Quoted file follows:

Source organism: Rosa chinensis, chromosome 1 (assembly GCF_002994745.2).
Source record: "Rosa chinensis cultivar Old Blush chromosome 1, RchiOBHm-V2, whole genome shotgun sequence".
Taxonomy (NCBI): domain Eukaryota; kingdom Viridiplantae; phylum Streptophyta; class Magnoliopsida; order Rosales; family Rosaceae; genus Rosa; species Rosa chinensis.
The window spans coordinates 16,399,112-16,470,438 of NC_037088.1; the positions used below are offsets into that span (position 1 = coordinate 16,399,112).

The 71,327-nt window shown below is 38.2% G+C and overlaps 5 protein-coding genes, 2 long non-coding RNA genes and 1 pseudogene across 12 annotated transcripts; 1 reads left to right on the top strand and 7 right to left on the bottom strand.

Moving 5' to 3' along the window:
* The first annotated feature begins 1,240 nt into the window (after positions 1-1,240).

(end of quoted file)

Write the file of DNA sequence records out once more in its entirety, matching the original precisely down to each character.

Source organism: Rosa chinensis, chromosome 1 (assembly GCF_002994745.2).
Source record: "Rosa chinensis cultivar Old Blush chromosome 1, RchiOBHm-V2, whole genome shotgun sequence".
Taxonomy (NCBI): domain Eukaryota; kingdom Viridiplantae; phylum Streptophyta; class Magnoliopsida; order Rosales; family Rosaceae; genus Rosa; species Rosa chinensis.
The window spans coordinates 16,399,112-16,470,438 of NC_037088.1; the positions used below are offsets into that span (position 1 = coordinate 16,399,112).

The 71,327-nt window shown below is 38.2% G+C and overlaps 5 protein-coding genes, 2 long non-coding RNA genes and 1 pseudogene across 12 annotated transcripts; 1 reads left to right on the top strand and 7 right to left on the bottom strand.

Moving 5' to 3' along the window:
* The first annotated feature begins 1,240 nt into the window (after positions 1-1,240).